Photo credit: Jonathan Blanc / NYPL.
The iconic lions standing guard outside the The New York Public Library’s 42nd Street location are getting some much-needed grooming this fall. The majestic pair–named Patience and Fortitude–have been in place since 1911 as international symbols for access to knowledge and information. As part of a conservation effort that happens every 7 to 10 years, the stone sentries will receive repairs to cracks and chips and laser cleanings.
A bit of history, this way
Image © Marc Yankus
Last Thursday, MTA Arts and Design announced a new installation going up in Grand Central Terminal. “Landmark City” showcases photographs of iconic landmark buildings that have been altered to appear on completely empty streets. The installation, by acclaimed photographer Marc Yankus, is set to run for a year in GCT’s East Dining Concourse.
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Images courtesy of Flickr, Wikimedia Commons, and Pexels
Independence Day may have been last week, but if you haven’t had your fill of red, white, and blue festivities, Bastille Day is this Sunday. Whether you’re a history aficionado or just appreciate French culture and cuisine, there is plenty to do this weekend to celebrate the 230th storming of the Bastille.
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Photo by James and Karla Murray exclusively for 6sqft.
The redeveloped Waldorf Astoria residences have a new teaser website, and according to an announcement by the historic hotel’s owner, Beijing-based Anbang Insurance Group Co., the new condos will be called The Towers of the Waldorf Astoria. The Wall Street Journal reports that sales of 375 private residences at the storied hotel will begin in the fall.
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Photo via Wikimedia
Less than a year after moving out of the historic Seagram Building and reopening a new space, the famed Four Seasons Restaurant will close Tuesday, the New York Times reported. The news comes after the restaurant reopened last year on East 52nd Street with a $40 million renovation. And last December, former managing partner Julian Niccolini resigned after pleading guilty to sexual assault in 2016.
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The New York City Council on Wednesday approved the first supertall to be constructed under the Midtown East rezoning. JPMorgan Chase will build a new 70-story headquarters at the site of its current offices at 270 Park Avenue. The rezoning, adopted by the city in 2017, affects more than 70 blocks around Grand Central Terminal and encourages the construction of taller, more modern office towers in the neighborhood. Designed by Norman Foster’s Foster + Partners, the 1,400-foot building is set to become one of the tallest structures in the city and the tallest office building by roof height. More here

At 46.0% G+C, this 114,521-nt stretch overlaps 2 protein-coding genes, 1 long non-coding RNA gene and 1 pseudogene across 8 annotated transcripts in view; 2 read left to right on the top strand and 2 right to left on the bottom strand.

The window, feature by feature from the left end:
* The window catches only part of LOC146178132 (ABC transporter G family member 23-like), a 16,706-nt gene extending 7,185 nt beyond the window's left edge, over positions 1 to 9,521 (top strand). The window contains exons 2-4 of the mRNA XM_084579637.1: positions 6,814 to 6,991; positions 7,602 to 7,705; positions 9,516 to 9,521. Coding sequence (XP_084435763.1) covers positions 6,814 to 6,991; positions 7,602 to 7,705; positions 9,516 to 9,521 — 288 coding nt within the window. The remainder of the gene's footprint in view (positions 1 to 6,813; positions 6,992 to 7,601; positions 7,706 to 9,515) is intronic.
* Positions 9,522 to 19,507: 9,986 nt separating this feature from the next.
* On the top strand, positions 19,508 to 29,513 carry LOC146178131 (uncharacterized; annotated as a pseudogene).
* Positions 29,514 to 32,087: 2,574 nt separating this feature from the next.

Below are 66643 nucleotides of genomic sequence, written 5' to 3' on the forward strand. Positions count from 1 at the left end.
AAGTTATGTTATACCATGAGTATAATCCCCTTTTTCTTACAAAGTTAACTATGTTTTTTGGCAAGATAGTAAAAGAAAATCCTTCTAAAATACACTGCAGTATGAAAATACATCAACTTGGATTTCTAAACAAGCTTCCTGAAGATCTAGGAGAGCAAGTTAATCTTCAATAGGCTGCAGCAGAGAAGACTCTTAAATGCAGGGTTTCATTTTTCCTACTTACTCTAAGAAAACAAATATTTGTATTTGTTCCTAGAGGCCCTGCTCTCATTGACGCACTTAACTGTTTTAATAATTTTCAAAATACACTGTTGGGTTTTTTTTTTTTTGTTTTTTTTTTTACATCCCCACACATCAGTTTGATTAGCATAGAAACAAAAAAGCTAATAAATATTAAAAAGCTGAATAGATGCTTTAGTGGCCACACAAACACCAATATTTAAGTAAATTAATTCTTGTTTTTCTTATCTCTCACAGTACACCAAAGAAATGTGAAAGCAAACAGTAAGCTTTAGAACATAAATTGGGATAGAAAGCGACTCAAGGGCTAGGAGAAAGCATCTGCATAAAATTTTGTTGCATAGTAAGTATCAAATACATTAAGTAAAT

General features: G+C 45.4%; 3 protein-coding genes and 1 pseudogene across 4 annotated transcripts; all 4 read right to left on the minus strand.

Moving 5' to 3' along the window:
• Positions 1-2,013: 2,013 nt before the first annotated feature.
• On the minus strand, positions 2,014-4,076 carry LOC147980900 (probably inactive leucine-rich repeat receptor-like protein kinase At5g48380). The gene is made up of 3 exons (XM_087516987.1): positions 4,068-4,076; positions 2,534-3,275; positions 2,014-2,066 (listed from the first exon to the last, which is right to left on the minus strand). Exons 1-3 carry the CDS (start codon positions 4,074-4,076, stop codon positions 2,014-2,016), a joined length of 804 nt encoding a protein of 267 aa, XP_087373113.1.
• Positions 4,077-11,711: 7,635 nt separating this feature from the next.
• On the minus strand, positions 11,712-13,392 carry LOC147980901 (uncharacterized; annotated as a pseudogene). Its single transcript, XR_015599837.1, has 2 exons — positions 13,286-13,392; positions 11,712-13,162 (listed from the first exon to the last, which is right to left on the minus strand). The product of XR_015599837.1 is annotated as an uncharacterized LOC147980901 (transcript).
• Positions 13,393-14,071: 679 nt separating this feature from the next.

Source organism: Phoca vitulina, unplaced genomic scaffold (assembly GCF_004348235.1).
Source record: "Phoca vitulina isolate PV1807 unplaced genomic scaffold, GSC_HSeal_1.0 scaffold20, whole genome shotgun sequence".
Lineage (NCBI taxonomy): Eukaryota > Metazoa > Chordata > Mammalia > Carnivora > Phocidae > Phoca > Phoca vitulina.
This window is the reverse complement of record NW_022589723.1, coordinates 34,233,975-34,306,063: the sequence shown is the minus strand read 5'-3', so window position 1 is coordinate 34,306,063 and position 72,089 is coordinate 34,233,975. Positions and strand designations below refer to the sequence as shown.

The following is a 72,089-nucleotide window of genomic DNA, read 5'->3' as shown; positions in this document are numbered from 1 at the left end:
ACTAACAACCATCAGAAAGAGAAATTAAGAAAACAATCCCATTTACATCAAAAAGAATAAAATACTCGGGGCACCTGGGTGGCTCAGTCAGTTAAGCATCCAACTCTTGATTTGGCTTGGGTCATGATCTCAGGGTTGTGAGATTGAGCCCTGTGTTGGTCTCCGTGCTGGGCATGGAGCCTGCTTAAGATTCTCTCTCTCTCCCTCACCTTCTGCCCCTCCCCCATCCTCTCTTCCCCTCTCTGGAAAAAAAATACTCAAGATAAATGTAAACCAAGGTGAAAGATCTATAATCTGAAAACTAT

Via Vornado Realty Trust and Rudin Management Company
A tentative joint venture between two developers could bring another supertall to Midtown East. Vornado Realty Trust and Rudin Management Company may team up to develop a 1,450-foot office tower at 350 Park Avenue, the Real Deal reported Friday. A leaked brochure for the potential project includes renderings of the proposed tower, revealing a glassy building with a series of setbacks that would allow for outdoor terraces and floorplates of various sizes.
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Rendering courtesy of Gensler
Just one month after closing on 5 East 51st Street, a six-floor rental across the street from St. Patrick’s Cathedral, developer Harry Macklowe has filed demolition permits with the city, as CityRealty reported. This move brings Macklowe one step closer to realizing his vision for Tower Fifth, a 1,556-foot office tower that, if approved, will become the second-tallest building in the Western Hemisphere, surpassing Macklowe’s own 432 Park Avenue and coming in just short of One World Trade Center. (Tower Fifth’s roofline would actually be 216 feet above One World Trade Center’s but since its mast brings the building’s official height to 1,776 feet it would retain the title of the city’s tallest building.)
Photo via Max Pixel
“I see the building as a Sleeping Beauty: It needs to be woken up and revitalized,” developer Aby Rosen told the Post about his plans for the Chrysler Building. His firm RFR Realty, in partnership with Signa Holding, bought the landmark for $150 million last month . His plans include restoring the 1930s Art Deco interiors by way of a series of restaurants that will take inspiration from Chrysler’s original Cloud Club, as well as adding a ‘”fashionable food hall” (of course) and retail spaces. The biggest news, though, is that he also wants to incorporate a new observation deck, joining the ranks of 30 Hudson Yards, One Vanderbilt, and Chrysler’s one-time rival the Empire State Building.
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Air Break, 2008. Photo by Stephen Mallon.
By now you may have seen Stephen Mallon’s mind-bending photo series showing thousands of decommissioned NYC subway cars being tossed into the Atlantic Ocean. The MTA initiative was undertaken more than 10 years ago with the goal of creating artificial reefs that would support sea life along the eastern seabed. The amazing photo series, briefly on view at NYU’s Kimmel Galleries, documented the train cars being heaved into the briny deep from Delaware to South Carolina over three years. Now, a new exhibit, “Sea Train: Subway Reef Photos by Stephen Mallon,” opening March 20th at the New York Transit Museum’s Grand Central Gallery, features 19 large-format photographs that capture the iconic subway cars, dropped like toy trains from hulking barges as they’re being deployed as sea-life-sustaining artificial reefs,
More amazing photos and their story, this way